After acquiring the struggling Japanese division of Atari in 1974, video game developer Namco began producing its own video games in-house, as opposed to simply licensing them from other developers and distributing them in Japan.[10][11] Company president Masaya Nakamura created a small video game development group within the company and ordered them to study several NEC-produced microcomputers to potentially create new games with.[12][13] One of the first people assigned to this division was a young 24-year-old employee named Toru Iwatani.[14] He created Namco's first video game Gee Bee in 1978, which while unsuccessful helped the company gain a stronger foothold in the quickly-growing video game industry.[15][16] He also assisted in the production of two sequels, Bomb Bee and Cutie Q, both released in 1979.[17][18]

The Japanese video game industry had surged in popularity with games such as Space Invaders and Breakout, which led to the market being flooded with similar titles from other manufacturers in an attempt to cash in on the success.[19][20] Iwatani felt that arcade games only appealed to men for their crude graphics and violence,[19] and that arcades in general were seen as seedy environments.[21] For his next project, Iwatani chose to create a non-violent, cheerful video game that appealed mostly to women,[22] as he believed that attracting women and couples into arcades would potentially make them appear to be much-more family friendly in tone.[19] Iwatani began thinking of things that women liked to do in their time; he decided to center his game around eating, basing this on women liking to eat desserts and other sweets.[23] His game was initially called Pakkuman, based on the Japanese onomatopoeia term “paku paku taberu”,[24] referencing the mouth movement of opening and closing in succession.[22]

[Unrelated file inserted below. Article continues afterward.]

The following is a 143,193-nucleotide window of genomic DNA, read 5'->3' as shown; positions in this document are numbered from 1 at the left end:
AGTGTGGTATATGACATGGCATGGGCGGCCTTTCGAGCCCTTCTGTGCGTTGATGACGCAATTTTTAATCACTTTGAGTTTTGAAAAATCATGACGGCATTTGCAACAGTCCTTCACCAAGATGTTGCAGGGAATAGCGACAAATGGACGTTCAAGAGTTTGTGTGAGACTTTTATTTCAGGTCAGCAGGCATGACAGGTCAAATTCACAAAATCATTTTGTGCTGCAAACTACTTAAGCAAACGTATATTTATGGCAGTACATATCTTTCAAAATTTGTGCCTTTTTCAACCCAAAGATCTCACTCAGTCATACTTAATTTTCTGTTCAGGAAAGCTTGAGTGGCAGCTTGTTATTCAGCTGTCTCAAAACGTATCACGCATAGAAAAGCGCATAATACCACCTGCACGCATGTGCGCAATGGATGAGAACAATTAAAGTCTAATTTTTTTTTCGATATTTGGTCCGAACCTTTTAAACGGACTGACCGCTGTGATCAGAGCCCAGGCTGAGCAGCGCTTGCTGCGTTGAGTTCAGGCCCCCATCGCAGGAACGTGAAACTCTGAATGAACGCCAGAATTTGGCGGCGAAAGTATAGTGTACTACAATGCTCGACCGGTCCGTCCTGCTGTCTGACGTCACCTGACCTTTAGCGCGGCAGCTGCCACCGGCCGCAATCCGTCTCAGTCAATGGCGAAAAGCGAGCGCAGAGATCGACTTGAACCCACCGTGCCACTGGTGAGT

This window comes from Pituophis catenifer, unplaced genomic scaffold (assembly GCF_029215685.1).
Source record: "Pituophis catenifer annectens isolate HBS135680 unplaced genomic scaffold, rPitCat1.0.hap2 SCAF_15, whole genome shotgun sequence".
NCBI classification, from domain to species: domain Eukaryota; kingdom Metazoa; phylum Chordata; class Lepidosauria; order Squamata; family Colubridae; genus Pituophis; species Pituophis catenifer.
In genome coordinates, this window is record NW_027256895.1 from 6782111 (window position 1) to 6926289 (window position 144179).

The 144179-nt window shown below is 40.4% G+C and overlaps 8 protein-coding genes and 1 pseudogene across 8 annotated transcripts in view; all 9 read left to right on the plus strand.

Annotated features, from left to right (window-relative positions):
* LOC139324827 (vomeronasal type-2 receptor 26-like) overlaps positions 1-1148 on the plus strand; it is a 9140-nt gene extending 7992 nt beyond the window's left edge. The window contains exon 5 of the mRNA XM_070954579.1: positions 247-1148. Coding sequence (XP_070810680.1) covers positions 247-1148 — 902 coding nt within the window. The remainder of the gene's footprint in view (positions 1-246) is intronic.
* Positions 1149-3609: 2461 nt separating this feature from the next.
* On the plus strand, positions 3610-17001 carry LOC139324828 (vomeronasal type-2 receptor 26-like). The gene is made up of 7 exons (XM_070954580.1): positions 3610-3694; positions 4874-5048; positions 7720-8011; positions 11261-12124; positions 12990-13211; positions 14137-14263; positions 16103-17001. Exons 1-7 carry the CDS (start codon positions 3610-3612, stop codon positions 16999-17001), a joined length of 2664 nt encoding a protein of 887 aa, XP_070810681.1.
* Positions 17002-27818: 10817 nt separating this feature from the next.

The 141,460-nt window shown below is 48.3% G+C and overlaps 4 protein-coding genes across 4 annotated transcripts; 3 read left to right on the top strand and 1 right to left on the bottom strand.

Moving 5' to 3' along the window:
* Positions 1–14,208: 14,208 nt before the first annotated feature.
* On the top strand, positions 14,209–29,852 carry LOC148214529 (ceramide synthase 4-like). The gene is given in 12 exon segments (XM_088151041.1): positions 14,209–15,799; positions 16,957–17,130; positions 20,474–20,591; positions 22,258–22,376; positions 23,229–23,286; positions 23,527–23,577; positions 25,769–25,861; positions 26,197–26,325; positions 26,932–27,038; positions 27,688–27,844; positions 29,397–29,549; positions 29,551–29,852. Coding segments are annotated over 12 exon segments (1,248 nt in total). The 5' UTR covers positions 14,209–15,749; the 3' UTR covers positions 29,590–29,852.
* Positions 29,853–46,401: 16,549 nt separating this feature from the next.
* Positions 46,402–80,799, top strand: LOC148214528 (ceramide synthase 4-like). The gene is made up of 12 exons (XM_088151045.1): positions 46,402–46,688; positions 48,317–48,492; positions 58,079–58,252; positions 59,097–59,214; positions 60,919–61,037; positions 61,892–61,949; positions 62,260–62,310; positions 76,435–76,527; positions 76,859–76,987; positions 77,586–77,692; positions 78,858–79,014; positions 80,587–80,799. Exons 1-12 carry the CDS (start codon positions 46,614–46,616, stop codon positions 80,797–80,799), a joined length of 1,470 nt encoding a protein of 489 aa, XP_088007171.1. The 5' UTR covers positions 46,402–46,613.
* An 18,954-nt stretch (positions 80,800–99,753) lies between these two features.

The game that later became Pac-Man began development in early 1979 and took a year and five months to complete, the longest ever for a video game up to that point.[25] Iwatani enlisted the help of nine other Namco employees to assist in production, including composer Toshio Kai, programmer Shigeo Funaki, and hardware engineer Shigeichi Ishimura.[26] Care was taken to make the game appeal to a “non-violent” audience, particularly women, with its usage of simple gameplay and cute, attractive character designs.[25][21] When the game was being developed, Namco was underway with designing Galaxian, which utilized a then-revolutionary RGB color display, allowing sprites to use several colors at once instead of utilizing colored strips of cellophane that was commonplace at the time;[25] this technological accomplishment allowed Iwatani to greatly enhance his game with bright pastel colors, which he felt would help attract players.[25] The idea for energizers was a concept Iwatani borrowed from Popeye the Sailor, a cartoon character that temporarily acquires superhuman strength after eating a can of spinach;[23] it is also believed that Iwatani was also partly inspired by a Japanese children's story about a creature that protected children from monsters by devouring them.[25] Frank Fogleman, the co-founder of Gremlin Industries, believes that the maze-chase gameplay of Pac-Man was inspired by Sega's Head On (1979), a similar arcade game that was popular in Japan.[27]